The ShUM-Sites of Speyer, Worms and Mainz are UNESCO World Heritage Sites!
Since July 27, 2021, the ShUM-Sites of Speyer, Worms and Mainz are UNESCO World Heritage Sites!
The ShUM-Sites include unique, exemplary community centers, monuments and cemeteries. The are outstanding, outstandingly early and in singular density and completeness preserved testimonies of a living Jewish tradition in this region and beyond. The ShUM-Sites bear witness of the network of the ShUM communities in the Middle Ages. In these sites, the power of architectural innovation and outstanding scholarship can be seen. Here, intersections and also exchanges with the non-Jewish surrounding culture emerged. The brightest and darkest times of Jewish history are reflected here. Here stood the cradle of Ashkenazi Judaism and here the centuries-old roots reach into a Jewish present and future.
UNESCO Website ShUM
ShUM: a union formed by the Jewish communities of Speyer, Worms and Mainz in the Middle Ages. The three communities have been referred to in this way in Hebrew sources since the 12th century - or simply as: »the communities«.
The outstanding medieval community centers, monuments and cemeteries in Speyer, Worms and Mainz are innovative and exemplary. They tell of Jewish identity, religion, scholarship and resilience. Of rootedness and ruptures, of destruction and new beginnings.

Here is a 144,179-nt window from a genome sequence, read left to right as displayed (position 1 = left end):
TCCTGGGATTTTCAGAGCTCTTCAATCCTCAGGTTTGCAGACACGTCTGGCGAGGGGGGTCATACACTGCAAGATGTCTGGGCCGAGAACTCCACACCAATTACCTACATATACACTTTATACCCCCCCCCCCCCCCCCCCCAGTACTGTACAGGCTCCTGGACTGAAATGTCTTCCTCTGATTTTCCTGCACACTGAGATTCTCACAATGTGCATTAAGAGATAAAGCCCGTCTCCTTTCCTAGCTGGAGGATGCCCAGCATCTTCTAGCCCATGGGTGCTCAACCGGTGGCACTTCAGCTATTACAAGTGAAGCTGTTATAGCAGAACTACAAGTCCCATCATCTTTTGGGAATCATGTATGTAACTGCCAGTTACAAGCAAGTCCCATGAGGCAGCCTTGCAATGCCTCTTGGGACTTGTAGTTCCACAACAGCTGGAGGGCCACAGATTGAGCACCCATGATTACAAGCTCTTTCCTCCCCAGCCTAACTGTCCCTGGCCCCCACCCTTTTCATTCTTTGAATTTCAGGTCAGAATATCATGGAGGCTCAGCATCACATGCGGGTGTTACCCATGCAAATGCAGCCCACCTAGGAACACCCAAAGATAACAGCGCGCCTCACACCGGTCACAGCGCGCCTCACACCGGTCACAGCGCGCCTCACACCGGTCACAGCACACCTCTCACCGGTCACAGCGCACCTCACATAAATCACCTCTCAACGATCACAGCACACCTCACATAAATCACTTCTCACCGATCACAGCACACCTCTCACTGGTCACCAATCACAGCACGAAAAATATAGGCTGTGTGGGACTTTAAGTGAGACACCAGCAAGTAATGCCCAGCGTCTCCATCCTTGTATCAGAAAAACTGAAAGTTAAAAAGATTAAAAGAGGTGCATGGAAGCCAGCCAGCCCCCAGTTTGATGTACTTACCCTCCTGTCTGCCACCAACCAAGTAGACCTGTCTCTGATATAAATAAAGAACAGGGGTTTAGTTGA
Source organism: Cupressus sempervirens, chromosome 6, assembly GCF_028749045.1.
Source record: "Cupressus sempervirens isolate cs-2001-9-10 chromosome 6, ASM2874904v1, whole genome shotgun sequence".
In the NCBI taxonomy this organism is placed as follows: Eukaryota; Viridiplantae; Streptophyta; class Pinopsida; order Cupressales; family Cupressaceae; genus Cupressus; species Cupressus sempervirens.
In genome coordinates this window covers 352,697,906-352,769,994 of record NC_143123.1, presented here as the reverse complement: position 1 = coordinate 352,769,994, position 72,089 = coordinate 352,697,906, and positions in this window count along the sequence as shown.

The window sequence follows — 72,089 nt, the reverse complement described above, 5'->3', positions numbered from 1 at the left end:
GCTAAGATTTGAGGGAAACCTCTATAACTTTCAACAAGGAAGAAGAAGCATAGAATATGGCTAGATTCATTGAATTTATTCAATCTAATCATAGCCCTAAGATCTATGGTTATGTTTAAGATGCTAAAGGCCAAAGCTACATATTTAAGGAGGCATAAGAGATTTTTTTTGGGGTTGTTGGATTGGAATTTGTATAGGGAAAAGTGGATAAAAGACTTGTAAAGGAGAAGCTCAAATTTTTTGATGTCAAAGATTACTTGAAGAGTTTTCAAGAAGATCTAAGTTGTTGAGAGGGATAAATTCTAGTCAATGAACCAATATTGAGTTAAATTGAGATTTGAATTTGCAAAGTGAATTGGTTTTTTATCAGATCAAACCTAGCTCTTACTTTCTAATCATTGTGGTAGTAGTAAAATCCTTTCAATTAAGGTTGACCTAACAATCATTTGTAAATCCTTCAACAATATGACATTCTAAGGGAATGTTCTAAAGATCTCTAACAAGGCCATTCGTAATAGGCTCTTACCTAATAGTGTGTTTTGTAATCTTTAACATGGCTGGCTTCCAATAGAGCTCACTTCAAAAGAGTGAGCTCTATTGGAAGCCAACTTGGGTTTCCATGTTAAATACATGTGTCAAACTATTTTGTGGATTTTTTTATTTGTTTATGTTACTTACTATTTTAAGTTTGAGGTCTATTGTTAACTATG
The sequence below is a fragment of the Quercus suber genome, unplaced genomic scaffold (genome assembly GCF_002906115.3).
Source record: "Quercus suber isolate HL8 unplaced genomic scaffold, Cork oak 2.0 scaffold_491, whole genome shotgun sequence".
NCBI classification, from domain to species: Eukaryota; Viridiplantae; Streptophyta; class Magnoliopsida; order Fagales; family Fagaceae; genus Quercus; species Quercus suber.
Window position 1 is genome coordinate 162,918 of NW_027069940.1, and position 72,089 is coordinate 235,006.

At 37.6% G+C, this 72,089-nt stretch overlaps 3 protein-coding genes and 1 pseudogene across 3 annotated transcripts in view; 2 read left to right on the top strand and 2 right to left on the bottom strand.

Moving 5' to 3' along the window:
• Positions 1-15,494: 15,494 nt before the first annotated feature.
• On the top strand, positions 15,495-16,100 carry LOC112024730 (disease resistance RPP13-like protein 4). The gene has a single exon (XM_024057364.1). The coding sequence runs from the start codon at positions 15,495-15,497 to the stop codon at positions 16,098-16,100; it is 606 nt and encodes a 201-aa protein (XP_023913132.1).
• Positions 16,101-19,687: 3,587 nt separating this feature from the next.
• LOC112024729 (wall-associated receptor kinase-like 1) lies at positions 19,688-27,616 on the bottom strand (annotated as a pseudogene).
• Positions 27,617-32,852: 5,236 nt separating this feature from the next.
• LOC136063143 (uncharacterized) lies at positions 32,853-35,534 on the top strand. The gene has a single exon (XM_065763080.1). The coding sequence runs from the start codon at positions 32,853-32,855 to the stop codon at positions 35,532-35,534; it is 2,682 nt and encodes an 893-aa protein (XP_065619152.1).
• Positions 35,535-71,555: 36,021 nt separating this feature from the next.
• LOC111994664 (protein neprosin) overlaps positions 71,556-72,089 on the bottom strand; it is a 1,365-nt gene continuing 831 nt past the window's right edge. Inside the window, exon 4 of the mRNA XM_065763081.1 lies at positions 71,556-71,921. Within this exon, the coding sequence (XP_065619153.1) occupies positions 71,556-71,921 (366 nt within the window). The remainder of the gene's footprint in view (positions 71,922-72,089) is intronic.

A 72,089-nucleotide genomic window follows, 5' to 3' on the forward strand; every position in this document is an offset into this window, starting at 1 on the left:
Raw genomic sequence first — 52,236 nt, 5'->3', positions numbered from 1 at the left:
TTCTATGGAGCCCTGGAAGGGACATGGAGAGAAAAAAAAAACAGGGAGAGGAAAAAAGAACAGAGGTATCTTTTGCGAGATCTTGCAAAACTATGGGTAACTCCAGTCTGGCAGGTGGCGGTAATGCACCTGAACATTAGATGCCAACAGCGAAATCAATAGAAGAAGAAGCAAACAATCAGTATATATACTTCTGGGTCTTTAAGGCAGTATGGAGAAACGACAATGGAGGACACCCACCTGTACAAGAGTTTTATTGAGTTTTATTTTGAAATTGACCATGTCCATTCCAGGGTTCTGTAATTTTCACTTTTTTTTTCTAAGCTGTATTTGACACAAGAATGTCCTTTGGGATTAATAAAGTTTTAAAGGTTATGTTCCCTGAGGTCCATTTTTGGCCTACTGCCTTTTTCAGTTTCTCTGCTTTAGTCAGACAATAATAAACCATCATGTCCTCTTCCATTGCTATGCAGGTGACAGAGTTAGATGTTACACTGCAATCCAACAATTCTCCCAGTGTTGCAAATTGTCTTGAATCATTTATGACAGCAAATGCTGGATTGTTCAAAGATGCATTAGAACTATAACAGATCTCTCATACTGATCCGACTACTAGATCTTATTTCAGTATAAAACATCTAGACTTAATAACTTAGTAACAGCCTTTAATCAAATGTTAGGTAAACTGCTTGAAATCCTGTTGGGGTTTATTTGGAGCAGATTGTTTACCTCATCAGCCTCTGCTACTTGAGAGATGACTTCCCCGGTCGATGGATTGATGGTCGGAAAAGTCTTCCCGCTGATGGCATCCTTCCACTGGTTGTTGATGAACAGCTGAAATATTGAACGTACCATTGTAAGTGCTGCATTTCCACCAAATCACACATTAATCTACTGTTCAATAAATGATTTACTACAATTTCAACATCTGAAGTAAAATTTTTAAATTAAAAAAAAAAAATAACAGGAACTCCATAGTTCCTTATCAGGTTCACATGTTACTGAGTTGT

Kehillot ShUM: UNESCO World Heritage!
In the Middle Ages, the Jewish communities of the cities of Speyer, Worms and Mainz formed an association that shaped the architecture, culture, religion and jurisprudence of the Central and Eastern European Jewish diaspora. Synagogues, women’s shuln, teaching houses and ritual baths in Speyer and Worms as well as the old Jewish cemeteries in Worms and Mainz tell of the immense importance of the ShUM communities.
ShUM has a special sound in the Jewish world to this day.
The ShUM sites attract interested people from many countries. ShUM is a magnetic field. ShUM is architecture, religion, scholarship.
ShUM is 1000 years of Jewish history!
Watch the Google Arts and Culture virtual exhibition!
»I do not have to explain it to you, but in Ashkenazi Jewish history the Rheinland is the cradle of European Jewry. To be around in the ShUM cities is connecting to the earliest traditions of the pioneer Jews who entered Europe through Rome and Italy. It connects us physically to the Chasidei and Chachmei Ashkenaz, who shaped (world) Judaism so prominently.«
Voices for SchUM
Stefanie Seiler Mayor of the City of Speyer/Chairwoman of the Board of SchUM e.V.
»The ShUM-Sites of Speyer, Worms and Mainz are visible, exceptional Jewish heritage - and since the end of July 2021 also UNESCO World Heritage! To have achieved this goal after many years of intensive research, coordination and creative processes fills everyone involved with great joy. We would like to make the Jewish ShUM World Heritage Site even better known and show at these sites how diverse, innovative and formative the Jewish ShUM communities were. We hope that the three cities and all the guests who stand in amazement in front of and in the synagogues and ritual baths and visit the 'Eternal Places', the Jewish cemeteries, will carry our message further. For appropriate and careful treatment of the ShUM-Sites and for the responsibility we all bear for the Jewish past, present and future.«